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How to Grow a Giant Pumpkin

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Beni Meier's record-holding 2323.7 pound pumpkin. (Thomas Kienzle/dpa/Corbis)
smithsonian.com

How many Pumpkin Spice Lattés could you make with a 2,323.7 pound pumpkin—the current record holder for the world's largest pumpkin? 

That's a trick question: pumpkin spice has nothing to do with pumpkins. But, even so, why would anyone ever want to grow such a big pumpkin?

The answer is, roughly, because we can. Over the past 10 years the definition of what one could consider a “giant” pumpkin has exploded. In 2000, the world record was 1,140 pounds. In 2014, it's more than double that.

Yet in reading Nicola Twilley's dive into the weird world of giant pumpkin growers for the New Yorker, the question of why one would want a 2,000 pound pumpkin gives way to an even better one: how does one make a 2000 pound pumpkin?

In Twilley's telling, growing gigantic, record-breaking pumpkins is much like raising prize-winning thoroughbreds. Talking to Carol O'Meara, a horticultural entomologist, writes Twilley:

“The genetics are important,” she told me. “These growers trace the genetics back like they would a purebred animal.” Beni Meier’s record-smashing pumpkin was bred from a Wallace 2009 seed taken from Ron Wallace’s 2012 pumpkin Freak II, which was the first to weigh more than a ton. The seeds from Meier’s pumpkin will likely sell at auction for more than a thousand dollars each.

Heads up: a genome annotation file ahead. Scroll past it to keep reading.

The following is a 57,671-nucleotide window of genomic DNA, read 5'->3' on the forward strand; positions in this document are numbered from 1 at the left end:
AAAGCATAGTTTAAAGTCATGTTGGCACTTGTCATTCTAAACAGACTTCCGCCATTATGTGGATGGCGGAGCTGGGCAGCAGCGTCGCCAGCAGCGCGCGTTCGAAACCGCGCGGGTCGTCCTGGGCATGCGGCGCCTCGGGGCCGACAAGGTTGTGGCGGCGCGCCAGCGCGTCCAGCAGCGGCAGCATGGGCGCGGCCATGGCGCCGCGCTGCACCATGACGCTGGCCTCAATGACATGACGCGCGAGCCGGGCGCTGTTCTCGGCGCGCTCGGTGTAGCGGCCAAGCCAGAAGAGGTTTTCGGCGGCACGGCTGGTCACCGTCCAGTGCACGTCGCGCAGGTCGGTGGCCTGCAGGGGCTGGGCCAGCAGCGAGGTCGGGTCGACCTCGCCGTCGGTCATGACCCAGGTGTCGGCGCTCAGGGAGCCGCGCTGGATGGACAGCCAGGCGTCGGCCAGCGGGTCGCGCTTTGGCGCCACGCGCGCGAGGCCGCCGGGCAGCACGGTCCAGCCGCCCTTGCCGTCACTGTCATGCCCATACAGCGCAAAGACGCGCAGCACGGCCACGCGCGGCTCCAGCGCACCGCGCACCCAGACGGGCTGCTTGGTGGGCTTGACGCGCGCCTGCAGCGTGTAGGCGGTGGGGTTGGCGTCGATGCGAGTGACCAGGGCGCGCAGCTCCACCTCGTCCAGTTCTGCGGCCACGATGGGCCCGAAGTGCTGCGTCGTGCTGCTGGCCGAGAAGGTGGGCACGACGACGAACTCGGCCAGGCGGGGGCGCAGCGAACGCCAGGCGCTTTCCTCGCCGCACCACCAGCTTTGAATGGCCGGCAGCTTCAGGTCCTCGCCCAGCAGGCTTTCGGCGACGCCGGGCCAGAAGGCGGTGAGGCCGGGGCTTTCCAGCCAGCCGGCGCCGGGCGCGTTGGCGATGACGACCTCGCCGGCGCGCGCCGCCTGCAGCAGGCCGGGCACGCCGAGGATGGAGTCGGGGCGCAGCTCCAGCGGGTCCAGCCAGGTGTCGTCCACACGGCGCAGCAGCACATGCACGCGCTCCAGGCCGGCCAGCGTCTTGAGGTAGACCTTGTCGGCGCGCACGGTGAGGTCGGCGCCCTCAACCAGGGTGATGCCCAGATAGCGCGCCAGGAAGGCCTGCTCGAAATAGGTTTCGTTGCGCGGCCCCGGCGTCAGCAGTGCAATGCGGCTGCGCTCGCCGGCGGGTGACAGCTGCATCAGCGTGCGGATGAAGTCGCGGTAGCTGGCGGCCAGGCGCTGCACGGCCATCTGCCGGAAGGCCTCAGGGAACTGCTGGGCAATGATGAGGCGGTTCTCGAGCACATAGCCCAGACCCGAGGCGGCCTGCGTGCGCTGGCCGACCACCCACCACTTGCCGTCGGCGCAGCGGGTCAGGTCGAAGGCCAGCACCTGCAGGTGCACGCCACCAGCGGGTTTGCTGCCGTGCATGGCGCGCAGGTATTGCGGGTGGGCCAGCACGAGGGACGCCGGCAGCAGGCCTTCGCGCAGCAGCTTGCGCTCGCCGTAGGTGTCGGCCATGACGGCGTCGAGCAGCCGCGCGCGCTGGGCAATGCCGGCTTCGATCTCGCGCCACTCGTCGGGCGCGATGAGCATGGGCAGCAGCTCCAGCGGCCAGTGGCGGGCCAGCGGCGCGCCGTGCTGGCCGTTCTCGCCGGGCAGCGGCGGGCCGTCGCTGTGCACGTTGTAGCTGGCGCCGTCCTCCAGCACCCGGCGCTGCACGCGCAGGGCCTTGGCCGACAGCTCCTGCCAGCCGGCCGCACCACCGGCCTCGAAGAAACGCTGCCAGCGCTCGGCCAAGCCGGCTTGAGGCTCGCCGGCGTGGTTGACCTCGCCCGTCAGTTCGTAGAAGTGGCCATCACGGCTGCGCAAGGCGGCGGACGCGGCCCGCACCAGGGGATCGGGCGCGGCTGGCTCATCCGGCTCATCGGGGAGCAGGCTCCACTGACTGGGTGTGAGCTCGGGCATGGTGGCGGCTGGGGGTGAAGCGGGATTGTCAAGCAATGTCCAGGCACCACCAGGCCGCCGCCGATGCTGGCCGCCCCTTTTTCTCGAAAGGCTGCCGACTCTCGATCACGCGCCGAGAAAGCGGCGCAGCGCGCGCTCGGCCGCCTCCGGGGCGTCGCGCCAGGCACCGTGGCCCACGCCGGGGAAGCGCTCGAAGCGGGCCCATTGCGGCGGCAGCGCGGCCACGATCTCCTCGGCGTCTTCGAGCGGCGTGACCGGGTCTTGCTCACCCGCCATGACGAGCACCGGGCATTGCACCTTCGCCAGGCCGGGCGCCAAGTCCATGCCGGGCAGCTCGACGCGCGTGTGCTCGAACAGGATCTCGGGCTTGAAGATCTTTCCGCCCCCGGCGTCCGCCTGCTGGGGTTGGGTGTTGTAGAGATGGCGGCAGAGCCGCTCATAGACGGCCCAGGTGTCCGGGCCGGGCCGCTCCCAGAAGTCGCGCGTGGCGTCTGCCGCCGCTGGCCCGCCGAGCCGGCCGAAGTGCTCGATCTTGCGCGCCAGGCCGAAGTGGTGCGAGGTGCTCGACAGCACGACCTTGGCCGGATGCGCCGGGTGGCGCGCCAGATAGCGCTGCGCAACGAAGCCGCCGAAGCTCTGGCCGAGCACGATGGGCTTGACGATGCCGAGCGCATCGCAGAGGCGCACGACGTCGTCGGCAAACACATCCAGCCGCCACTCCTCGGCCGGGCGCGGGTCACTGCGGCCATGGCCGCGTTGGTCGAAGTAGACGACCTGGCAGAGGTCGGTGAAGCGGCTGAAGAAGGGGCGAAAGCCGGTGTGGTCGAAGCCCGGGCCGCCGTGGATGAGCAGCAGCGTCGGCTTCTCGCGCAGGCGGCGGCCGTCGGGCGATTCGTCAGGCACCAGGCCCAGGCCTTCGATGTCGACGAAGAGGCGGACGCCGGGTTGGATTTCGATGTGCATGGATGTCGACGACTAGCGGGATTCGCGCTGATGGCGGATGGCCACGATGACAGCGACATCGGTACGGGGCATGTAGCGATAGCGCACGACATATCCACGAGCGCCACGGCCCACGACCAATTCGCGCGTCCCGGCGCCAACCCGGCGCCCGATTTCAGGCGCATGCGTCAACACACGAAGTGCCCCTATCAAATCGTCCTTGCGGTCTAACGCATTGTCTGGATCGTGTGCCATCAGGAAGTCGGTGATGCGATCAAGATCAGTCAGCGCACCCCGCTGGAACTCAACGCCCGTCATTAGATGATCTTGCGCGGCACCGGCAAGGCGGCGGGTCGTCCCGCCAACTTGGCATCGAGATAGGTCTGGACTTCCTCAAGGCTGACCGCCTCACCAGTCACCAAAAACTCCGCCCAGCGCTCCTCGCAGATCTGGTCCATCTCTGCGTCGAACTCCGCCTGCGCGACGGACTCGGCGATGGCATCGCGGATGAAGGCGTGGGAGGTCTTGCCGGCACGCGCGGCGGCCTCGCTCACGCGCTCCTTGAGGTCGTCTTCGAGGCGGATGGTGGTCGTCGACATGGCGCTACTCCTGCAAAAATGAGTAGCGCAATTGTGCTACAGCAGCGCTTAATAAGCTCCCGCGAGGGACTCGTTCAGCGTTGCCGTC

Everything is done by hand, including pollination, which requires a certain, delicate touch: “No whomping on her with your stamen,” said O'Meara to Twilley.

The pumpkins wear blankets. They get special nutrient-rich elixirs or experimental bacterial concoctions. Some growers even toy with other techniques, she says: “grafting two vines onto a single plant in order to double the nutrients reaching the fruit.”

Giant pumpkin growers are pushing and pushing, racing towards the limit of maximal pumpkin. Where they'll stop, nobody knows.

About Colin Schultz
Colin Schultz

Colin Schultz is a freelance science writer and editor based in Toronto, Canada. He blogs for Smart News and contributes to the American Geophysical Union. He has a B.Sc. in physical science and philosophy, and a M.A. in journalism.

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